Works, Volume 9

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G.P. Putnam's Sons, 1857

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Page 456 - I find myself just able to hold the pen during a few minutes, and take this opportunity of expressing my sincere grief for having done, written, or said anything disagreeable to your Excellency. My career will soon be over, therefore justice and truth prompt me to declare my last sentiments. You are in my eyes the great and good man. May you long enjoy the love, veneration, and esteem of these States, whose liberties you have asserted by your virtues.
Page 474 - I am not worth purchasing ; but such as I am, the King of Great Britain is not rich enough to do it.
Page 588 - ... feet apart. Of late he has had the surprising sagacity to discover that apples will make pies; and it is a question...
Page 340 - It would have been a less painful circumstance to me to have heard that in consequence of your non-compliance with their request, they had burnt my house and laid the plantation in ruins. You ought to have considered yourself as my representative, and should have reflected on the bad example of communicating with the enemy, and making a voluntary offer of refreshments to them with a view to prevent a conflagration.
Page 170 - General went up to see her, and she upbraided him with being in a plot to murder her child. One moment she raved,. another she melted into tears. Sometimes she pressed her infant to her bosom, and lamented its fate, occasioned by the imprudence of its father, in a manner that would have pierced insensibility itself. All the sweetness of beauty, all the loveliness of innocence, all the tenderness of a wife, and all the fondness of a mother showed themselves in her appearance and conduct.
Page 156 - The person in your possession is Major John Andre, adjutant general to the British army. The influence of one commander in the army of his adversary is an advantage taken in war. A correspondence for this purpose I held ; as confidential (in the present instance) with his Excellency, Sir Henry Clinton. To favor it, I agreed to meet upon ground not within the posts of either army a person, who was to give me intelligence ; I came up in the Vulture man-of-war for this effect, and was fetched by a boat...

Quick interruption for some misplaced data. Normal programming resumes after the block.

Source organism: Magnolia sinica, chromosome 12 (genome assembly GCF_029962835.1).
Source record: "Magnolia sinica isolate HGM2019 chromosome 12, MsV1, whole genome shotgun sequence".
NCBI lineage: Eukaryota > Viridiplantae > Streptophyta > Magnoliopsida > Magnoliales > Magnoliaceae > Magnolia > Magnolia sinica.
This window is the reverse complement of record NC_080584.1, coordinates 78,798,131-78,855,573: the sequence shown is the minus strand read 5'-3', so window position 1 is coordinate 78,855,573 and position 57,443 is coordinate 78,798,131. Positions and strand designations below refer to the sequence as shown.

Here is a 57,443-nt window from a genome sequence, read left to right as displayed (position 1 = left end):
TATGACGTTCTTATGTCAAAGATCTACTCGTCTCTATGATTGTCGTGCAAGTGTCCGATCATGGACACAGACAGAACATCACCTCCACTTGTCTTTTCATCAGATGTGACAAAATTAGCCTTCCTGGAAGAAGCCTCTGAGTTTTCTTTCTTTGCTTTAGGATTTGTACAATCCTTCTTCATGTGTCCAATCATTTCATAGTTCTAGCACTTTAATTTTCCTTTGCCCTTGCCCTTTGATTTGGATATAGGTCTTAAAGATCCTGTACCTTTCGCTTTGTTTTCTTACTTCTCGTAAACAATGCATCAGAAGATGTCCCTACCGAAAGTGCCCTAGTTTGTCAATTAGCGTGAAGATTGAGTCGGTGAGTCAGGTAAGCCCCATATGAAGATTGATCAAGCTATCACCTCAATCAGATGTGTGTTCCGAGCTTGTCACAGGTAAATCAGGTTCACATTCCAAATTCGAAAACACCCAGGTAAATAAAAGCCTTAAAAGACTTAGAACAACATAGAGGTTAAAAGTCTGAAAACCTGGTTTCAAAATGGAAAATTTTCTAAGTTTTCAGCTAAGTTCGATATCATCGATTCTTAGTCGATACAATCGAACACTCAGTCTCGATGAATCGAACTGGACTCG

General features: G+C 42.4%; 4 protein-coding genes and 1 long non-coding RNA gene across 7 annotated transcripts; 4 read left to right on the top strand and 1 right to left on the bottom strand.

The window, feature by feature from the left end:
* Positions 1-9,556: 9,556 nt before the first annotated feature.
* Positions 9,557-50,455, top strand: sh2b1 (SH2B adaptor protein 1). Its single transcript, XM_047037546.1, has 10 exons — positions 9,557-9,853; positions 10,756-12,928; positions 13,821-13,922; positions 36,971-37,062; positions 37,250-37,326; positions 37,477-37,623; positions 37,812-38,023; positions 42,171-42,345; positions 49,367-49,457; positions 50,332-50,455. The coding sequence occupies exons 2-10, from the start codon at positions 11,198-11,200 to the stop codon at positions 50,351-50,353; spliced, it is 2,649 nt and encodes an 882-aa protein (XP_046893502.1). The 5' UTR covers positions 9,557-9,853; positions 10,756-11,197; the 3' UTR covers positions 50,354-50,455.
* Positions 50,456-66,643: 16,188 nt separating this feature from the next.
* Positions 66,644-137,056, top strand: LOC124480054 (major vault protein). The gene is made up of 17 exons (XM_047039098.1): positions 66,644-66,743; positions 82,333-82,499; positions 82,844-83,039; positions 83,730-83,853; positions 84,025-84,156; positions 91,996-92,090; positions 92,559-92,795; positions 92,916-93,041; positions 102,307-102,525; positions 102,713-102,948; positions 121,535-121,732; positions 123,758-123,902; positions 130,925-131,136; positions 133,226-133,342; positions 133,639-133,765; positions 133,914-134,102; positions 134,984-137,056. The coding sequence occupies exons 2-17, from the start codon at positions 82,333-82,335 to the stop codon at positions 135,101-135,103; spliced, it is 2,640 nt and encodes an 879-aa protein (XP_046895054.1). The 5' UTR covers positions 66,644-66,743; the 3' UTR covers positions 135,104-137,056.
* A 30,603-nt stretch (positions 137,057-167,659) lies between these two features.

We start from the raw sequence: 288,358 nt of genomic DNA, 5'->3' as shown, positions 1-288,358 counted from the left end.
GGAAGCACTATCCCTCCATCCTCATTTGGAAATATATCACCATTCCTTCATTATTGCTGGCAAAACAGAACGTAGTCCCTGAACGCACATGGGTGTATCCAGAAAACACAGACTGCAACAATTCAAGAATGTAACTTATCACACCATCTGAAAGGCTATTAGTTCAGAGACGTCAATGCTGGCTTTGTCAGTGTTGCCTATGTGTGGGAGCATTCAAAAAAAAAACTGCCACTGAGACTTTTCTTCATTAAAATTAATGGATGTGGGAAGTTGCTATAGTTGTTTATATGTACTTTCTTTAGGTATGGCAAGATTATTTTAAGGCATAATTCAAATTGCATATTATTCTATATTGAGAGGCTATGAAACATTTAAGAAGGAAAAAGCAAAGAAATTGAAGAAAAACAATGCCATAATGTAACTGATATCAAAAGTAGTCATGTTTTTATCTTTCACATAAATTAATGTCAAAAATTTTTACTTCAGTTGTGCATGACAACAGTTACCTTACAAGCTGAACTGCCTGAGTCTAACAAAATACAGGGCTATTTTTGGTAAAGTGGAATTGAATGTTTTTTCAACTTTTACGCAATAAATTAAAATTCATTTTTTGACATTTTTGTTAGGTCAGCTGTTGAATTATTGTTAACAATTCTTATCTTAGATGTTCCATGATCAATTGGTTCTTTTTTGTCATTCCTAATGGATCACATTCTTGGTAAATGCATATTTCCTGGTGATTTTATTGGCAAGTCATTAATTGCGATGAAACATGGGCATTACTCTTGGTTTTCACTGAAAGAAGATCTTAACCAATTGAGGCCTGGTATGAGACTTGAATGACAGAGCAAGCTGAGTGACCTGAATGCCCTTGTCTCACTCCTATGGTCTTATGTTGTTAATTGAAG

Page 497 - ... offer in their behalf his recommendations to their grateful country, and his prayers to the God of armies. May ample justice be done them here, and may the choicest of Heaven's favors, both here and hereafter, attend those who, under the Divine auspices, have secured innumerable blessings for others. With these wishes, and this benediction, the commander-in-chief is about to retire from service. The curtain of separation will soon be drawn, and the military scene to him will be closed for ever.
Page 180 - Sir Henry Clinton has been too good to me ; he has been lavish of his kindness ; I am bound to him by too many obligations, and love him too well to bear .the thought that he should reproach himself, or...
Page 121 - a youth, a mere stripling, small, slender, almost delicate in frame, marching beside a piece of artillery with a cocked hat pulled down over his eyes, apparently lost in thought, with his hand resting on the cannon, and every now and then patting it as he mused, as if it were a favorite horse, or a pet plaything.
Page 433 - my situation now becomes very critical ; we dare not show a gun to their old batteries, and I expect that their new ones will open to-morrow morning. * * * The safety of the place is, therefore, so precarious, that I cannot recommend that the fleet and army should run great risk in endeavoring to save us," — a generous abnegation of self on the part of the beleaguered commander.

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